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● Markets rattled by US missile strike on Syria
● Investors switch to perceived haven assets
● Gold, yen, Treasury prices and oil move higher
● European stocks soft as S&P 500 futures slip
● Dollar index steady at 100.64 ahead of US jobs data
Oil prices and haven assets including gold, the Japanese yen and government bonds jumped in early Asia trading, while equity gauges stumbled, after the US launched a military strike against Syria in response to a gas attack there that killed more than 70 people.
Investor sentiment turned decidedly bearish as news broke that two US navy ships in the Mediterranean had fired more than 50 Tomahawk missiles at a target inside the war-ravaged middle-east nation.
Rex Tillerson, US secretary of state, said the Trump administration no longer believed Bashar al-Assad could remain Syria’s leader and that there was “no doubt” the Syrian regime was behind this week’s poison gas attack.
The missile strike and Mr Tillerson’s comments heightened tensions with Moscow and came as investors were already displaying geopolitical nerves over the two-day summit taking place in Florida between Chinese President Xi Jinping and his US counterpart.
News of the attack rattled markets, with investors swiftly switching to defensive mode — though some of the sharpest moves had been pared by the time European traders took to their desks.
Gold is up 1 per cent to $1,264 an ounce, the highest level since the days following November’s US presidential election, but had gained by as much as 1.6 per cent. The yen is 0.2 per cent stronger at ¥110.54 per dollar, having initially climbed as much as 0.6 per cent.
The yield on benchmark 10-year US Treasuries are down three basis points to a four-month low of 2.31 per cent, and equivalent maturity German Bund yields are slipping 2bp to 0.24 per cent. Yields move inversely to bond prices.
What to watch
News of the US military strike is likely to be investors’ primary focus on Friday, but US non-farm payrolls data, always closely watched, are due at 13:30 BST and should give further clues on the health of the US economy.
Analysts expect the US to have added 180,000 jobs last month, down from 235,000 in February, and they tip the unemployment rate to hold steady at 4.7 per cent.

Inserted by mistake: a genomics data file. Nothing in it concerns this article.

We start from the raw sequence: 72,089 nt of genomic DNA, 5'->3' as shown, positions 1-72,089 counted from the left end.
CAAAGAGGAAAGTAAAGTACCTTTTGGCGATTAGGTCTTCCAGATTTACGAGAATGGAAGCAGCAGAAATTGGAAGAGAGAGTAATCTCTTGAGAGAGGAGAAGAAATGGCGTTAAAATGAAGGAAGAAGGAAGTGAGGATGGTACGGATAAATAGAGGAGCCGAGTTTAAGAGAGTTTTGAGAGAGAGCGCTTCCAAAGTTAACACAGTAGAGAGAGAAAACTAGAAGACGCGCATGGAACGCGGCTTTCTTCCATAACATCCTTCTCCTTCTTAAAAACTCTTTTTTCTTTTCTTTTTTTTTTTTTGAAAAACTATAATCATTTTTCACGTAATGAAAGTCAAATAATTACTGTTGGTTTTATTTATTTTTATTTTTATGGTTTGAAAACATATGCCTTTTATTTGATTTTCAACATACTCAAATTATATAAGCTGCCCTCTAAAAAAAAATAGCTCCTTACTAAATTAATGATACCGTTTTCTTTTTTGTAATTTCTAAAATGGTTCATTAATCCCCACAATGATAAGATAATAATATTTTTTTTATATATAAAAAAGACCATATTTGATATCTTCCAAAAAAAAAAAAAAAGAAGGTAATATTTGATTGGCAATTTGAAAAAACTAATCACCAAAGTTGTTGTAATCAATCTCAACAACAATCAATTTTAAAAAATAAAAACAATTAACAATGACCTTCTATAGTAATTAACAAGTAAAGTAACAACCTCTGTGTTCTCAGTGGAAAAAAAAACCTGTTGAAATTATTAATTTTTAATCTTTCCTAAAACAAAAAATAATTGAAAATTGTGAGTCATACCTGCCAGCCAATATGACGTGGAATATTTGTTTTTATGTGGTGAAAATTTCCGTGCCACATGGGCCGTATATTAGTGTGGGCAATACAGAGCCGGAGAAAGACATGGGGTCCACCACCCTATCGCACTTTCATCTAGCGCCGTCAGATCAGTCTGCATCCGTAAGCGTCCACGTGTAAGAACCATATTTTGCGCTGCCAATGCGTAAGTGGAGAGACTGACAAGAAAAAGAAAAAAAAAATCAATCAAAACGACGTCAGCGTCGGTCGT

A sufficiently robust jobs report may add to the chances of the Federal Reserve raising borrowing costs again in coming months. Futures markets are currently pricing in a 67 per cent probability of a 25 basis point interest rate hike in June, according to the CBOE’s FedWatch tool.
The dollar index, a measure of the buck against a basket of its peers, is little changed at 100.65.
Oil prices are trading at their highest in a month as investors fret about the possible disruption of middle-east supplies.
Brent crude, the international energy benchmark, is up 1.2 per cent to $55.57 a barrel, eyeing a fifth straight day of gains, while West Texas Intermediate, the main US contract, is advancing 1.3 per cent to $52.36.
Silver, an alternative haven to gold, is jumping 0.8 per cent to $18.41 an ounce.
Action across stock markets is noticeably more nuanced, with some bourses supported by strength in the shares of energy groups.
US index futures suggested in early Asian trading that the S&P 500 would fall 17 points to 2,340, but now the Wall Street stock barometer is slated to shed 6 points to 2,351.5.
The pan-European Stoxx 600 is down 0.4 per cent as a slide in copper prices puts London-listed miners come under pressure.
Japan’s benchmark Topix rose 0.65 per cent, recovering from a dip into negative territory as the stronger yen hurt exporters.
Australia’s S&P/ASX 200 added 0.1 per cent, paring an initial gain of as much as 0.6 per cent, while Hong Kong’s Hang Seng fell 0.6 per cent.
China’s Shanghai Composite inched up 0.2 per cent to a new four-month high as some profit-taking in construction shares was outweighed by gains for defence and energy groups, according to Reuters.
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